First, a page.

These laminated sheets of gold called the Pyrgi Gold Tablets are one of the oldest books in the world

Anita Durairaj

The Pyrgi Gold Tablets are a set of three golden plates that date to the beginning of the 5th century BC. The tablets were first discovered in 1964 during excavations at the ancient site of Pyrgi in Italy.

Although the tablets are individually displayed, book experts consider the three tablets to constitute one of the oldest surviving books in the world. There are holes around the edges of the tablets which indicate that they might have been bound together into a book.

From a linguistic point of view, the tablets are important because two of the tablets are written in the Etruscan language and the third is translated into Phoenician.

The Etruscan language was used by the ancient Etruscan civilization in Italy while the Phoenician language was used by the people who lived along the eastern coast of the Mediterranean (today this includes parts of modern-day Lebanon, Syria, and Israel). Phoenician is also a Canaanite language that is in the same group as the biblical language, Hebrew.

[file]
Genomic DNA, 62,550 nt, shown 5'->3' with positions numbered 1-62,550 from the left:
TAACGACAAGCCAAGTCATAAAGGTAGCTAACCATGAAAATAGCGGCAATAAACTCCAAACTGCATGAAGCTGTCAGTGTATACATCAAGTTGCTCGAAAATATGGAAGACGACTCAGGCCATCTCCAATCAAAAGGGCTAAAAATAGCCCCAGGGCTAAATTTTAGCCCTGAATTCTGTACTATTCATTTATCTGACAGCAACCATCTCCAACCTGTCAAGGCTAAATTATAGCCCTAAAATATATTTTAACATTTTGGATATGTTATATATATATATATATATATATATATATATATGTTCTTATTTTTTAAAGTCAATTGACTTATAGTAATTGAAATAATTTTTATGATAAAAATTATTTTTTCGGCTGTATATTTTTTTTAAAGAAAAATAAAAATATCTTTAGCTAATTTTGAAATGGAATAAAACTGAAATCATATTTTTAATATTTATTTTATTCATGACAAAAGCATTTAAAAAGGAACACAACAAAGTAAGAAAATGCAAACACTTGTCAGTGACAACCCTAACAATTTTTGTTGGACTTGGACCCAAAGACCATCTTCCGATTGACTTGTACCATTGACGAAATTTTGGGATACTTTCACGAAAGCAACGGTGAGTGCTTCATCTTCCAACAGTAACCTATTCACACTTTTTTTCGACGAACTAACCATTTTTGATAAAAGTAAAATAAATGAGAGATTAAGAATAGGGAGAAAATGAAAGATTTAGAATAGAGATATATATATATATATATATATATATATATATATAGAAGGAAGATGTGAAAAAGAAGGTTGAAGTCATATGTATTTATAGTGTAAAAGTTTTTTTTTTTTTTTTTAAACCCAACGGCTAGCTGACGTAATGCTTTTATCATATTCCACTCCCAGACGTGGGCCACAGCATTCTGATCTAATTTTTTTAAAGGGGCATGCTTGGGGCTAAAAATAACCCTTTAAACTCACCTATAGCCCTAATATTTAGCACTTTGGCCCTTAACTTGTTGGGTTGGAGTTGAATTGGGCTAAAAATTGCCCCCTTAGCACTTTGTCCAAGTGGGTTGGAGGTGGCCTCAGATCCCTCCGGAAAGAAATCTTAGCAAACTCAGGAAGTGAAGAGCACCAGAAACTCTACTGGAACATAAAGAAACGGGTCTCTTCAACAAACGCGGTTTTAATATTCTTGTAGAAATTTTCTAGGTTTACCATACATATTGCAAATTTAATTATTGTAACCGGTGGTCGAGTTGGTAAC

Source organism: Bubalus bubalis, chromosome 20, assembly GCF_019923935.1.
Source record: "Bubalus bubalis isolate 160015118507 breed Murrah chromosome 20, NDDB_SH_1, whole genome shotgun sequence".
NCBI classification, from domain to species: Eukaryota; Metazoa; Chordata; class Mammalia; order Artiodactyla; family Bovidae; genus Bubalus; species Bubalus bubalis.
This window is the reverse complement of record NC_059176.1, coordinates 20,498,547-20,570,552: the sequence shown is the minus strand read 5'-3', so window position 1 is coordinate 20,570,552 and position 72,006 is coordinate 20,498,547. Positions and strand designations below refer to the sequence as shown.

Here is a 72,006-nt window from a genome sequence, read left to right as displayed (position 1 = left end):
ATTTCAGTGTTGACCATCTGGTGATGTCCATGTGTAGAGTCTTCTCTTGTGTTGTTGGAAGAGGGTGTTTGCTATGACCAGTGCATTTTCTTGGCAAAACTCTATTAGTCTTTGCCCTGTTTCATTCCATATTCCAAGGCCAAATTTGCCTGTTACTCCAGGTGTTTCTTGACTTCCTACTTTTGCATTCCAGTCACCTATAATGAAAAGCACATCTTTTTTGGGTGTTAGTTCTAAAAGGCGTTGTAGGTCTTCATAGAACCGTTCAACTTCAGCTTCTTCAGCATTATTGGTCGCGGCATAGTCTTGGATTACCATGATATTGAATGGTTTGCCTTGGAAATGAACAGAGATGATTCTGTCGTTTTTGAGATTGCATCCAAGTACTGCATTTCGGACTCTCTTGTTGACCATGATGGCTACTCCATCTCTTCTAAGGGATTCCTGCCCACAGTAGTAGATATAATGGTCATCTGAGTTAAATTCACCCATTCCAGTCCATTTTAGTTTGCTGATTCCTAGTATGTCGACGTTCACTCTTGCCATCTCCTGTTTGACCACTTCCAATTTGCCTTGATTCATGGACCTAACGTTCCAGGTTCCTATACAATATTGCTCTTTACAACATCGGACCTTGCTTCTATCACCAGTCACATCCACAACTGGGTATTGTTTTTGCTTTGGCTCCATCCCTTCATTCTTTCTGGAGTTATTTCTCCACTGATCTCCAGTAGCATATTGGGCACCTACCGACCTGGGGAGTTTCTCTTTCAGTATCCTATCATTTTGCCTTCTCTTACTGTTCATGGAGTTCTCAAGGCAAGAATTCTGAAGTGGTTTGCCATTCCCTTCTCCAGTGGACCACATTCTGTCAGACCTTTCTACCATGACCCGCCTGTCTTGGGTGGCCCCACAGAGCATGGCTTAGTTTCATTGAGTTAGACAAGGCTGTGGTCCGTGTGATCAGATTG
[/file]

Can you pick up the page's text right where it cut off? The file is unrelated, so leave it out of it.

The tablets provide evidence of bilingual text as far back as the 5th century BC. They are also historically important because it indicates that the Phoenicians had influence in the Western Mediterranean region.

As for the writings on the tablets, they record the foundation of a temple and its dedication to an Etruscan goddess.

With the writings, researchers have been able to use the Phoenecian language to interpret and study the Etruscan language.

The tablets are currently preserved in the National Etruscan Museum in Rome, Italy.

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Trained with a Ph.D. in Chemistry from the University of Cincinnati, I write unique and interesting articles focused on science, history, and current events.

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